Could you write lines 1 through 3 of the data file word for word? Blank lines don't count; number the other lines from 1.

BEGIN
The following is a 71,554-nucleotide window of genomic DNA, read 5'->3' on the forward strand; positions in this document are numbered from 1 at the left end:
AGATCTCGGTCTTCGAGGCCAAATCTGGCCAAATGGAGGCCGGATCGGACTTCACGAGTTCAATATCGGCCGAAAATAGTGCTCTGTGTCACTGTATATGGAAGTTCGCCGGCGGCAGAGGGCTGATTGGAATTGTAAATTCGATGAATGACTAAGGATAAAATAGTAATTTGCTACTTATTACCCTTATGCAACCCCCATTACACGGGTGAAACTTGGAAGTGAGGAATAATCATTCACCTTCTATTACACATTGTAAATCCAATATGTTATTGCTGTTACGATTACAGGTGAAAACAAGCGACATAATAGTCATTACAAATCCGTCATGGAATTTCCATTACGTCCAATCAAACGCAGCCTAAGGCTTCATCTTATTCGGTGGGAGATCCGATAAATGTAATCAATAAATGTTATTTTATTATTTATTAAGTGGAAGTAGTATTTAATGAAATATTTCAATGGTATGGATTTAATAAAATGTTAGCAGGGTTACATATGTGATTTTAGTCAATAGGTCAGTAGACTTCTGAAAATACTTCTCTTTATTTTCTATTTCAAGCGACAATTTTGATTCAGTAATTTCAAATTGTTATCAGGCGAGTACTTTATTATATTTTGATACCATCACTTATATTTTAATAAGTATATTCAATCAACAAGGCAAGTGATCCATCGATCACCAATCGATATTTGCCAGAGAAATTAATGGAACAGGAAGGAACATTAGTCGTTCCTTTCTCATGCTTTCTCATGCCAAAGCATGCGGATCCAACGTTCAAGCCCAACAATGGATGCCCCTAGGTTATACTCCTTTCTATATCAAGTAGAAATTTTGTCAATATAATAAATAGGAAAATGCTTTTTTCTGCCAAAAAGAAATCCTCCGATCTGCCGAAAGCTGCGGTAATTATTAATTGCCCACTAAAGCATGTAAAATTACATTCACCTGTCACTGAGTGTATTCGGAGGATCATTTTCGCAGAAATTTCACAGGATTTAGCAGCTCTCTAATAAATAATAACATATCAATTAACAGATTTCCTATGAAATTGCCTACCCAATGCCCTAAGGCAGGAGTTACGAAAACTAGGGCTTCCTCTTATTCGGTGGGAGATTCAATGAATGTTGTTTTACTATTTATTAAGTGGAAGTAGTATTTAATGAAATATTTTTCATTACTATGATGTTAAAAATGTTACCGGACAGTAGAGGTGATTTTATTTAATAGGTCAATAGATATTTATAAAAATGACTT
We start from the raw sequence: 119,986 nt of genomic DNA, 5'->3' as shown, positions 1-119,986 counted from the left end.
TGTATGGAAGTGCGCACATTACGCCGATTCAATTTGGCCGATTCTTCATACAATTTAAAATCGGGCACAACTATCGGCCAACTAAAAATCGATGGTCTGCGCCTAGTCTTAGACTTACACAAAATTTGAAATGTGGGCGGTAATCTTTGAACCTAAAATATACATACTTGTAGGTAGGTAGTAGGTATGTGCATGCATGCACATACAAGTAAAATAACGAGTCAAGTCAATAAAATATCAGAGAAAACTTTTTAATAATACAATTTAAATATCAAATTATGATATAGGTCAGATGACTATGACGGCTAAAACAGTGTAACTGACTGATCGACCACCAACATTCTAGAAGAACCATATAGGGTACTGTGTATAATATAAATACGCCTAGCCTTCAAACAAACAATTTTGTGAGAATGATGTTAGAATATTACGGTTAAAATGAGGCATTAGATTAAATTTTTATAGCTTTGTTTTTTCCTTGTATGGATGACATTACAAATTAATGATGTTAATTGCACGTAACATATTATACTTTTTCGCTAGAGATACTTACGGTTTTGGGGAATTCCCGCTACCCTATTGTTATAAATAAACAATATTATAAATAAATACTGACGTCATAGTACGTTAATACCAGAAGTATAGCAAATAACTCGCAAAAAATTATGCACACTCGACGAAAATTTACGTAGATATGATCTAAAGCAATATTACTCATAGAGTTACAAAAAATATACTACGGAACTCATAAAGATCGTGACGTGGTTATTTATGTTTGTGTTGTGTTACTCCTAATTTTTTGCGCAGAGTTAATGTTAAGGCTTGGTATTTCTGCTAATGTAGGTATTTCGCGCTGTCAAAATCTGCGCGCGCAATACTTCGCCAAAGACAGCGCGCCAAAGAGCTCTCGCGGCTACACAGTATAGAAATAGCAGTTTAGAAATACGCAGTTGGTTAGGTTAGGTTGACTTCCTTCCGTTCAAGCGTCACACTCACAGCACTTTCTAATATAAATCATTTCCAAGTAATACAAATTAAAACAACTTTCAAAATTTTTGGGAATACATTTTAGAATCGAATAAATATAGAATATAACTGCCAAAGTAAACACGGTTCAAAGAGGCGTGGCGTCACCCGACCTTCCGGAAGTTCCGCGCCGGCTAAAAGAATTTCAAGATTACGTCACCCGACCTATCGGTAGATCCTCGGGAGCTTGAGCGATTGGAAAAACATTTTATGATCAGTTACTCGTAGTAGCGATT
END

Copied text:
The following is a 71,554-nucleotide window of genomic DNA, read 5'->3' on the forward strand; positions in this document are numbered from 1 at the left end:
AGATCTCGGTCTTCGAGGCCAAATCTGGCCAAATGGAGGCCGGATCGGACTTCACGAGTTCAATATCGGCCGAAAATAGTGCTCTGTGTCACTGTATATGGAAGTTCGCCGGCGGCAGAGGGCTGATTGGAATTGTAAATTCGATGAATGACTAAGGATAAAATAGTAATTTGCTACTTATTACCCTTATGCAACCCCCATTACACGGGTGAAACTTGGAAGTGAGGAATAATCATTCACCTTCTATTACACATTGTAAATCCAATATGTTATTGCTGTTACGATTACAGGTGAAAACAAGCGACATAATAGTCATTACAAATCCGTCATGGAATTTCCATTACGTCCAATCAAACGCAGCCTAAGGCTTCATCTTATTCGGTGGGAGATCCGATAAATGTAATCAATAAATGTTATTTTATTATTTATTAAGTGGAAGTAGTATTTAATGAAATATTTCAATGGTATGGATTTAATAAAATGTTAGCAGGGTTACATATGTGATTTTAGTCAATAGGTCAGTAGACTTCTGAAAATACTTCTCTTTATTTTCTATTTCAAGCGACAATTTTGATTCAGTAATTTCAAATTGTTATCAGGCGAGTACTTTATTATATTTTGATACCATCACTTATATTTTAATAAGTATATTCAATCAACAAGGCAAGTGATCCATCGATCACCAATCGATATTTGCCAGAGAAATTAATGGAACAGGAAGGAACATTAGTCGTTCCTTTCTCATGCTTTCTCATGCCAAAGCATGCGGATCCAACGTTCAAGCCCAACAATGGATGCCCCTAGGTTATACTCCTTTCTATATCAAGTAGAAATTTTGTCAATATAATAAATAGGAAAATGCTTTTTTCTGCCAAAAAGAAATCCTCCGATCTGCCGAAAGCTGCGGTAATTATTAATTGCCCACTAAAGCATGTAAAATTACATTCACCTGTCACTGAGTGTATTCGGAGGATCATTTTCGCAGAAATTTCACAGGATTTAGCAGCTCTCTAATAAATAATAACATATCAATTAACAGATTTCCTATGAAATTGCCTACCCAATGCCCTAAGGCAGGAGTTACGAAAACTAGGGCTTCCTCTTATTCGGTGGGAGATTCAATGAATGTTGTTTTACTATTTATTAAGTGGAAGTAGTATTTAATGAAATATTTTTCATTACTATGATGTTAAAAATGTTACCGGACAGTAGAGGTGATTTTATTTAATAGGTCAATAGATATTTATAAAAATGACTT
We start from the raw sequence: 119,986 nt of genomic DNA, 5'->3' as shown, positions 1-119,986 counted from the left end.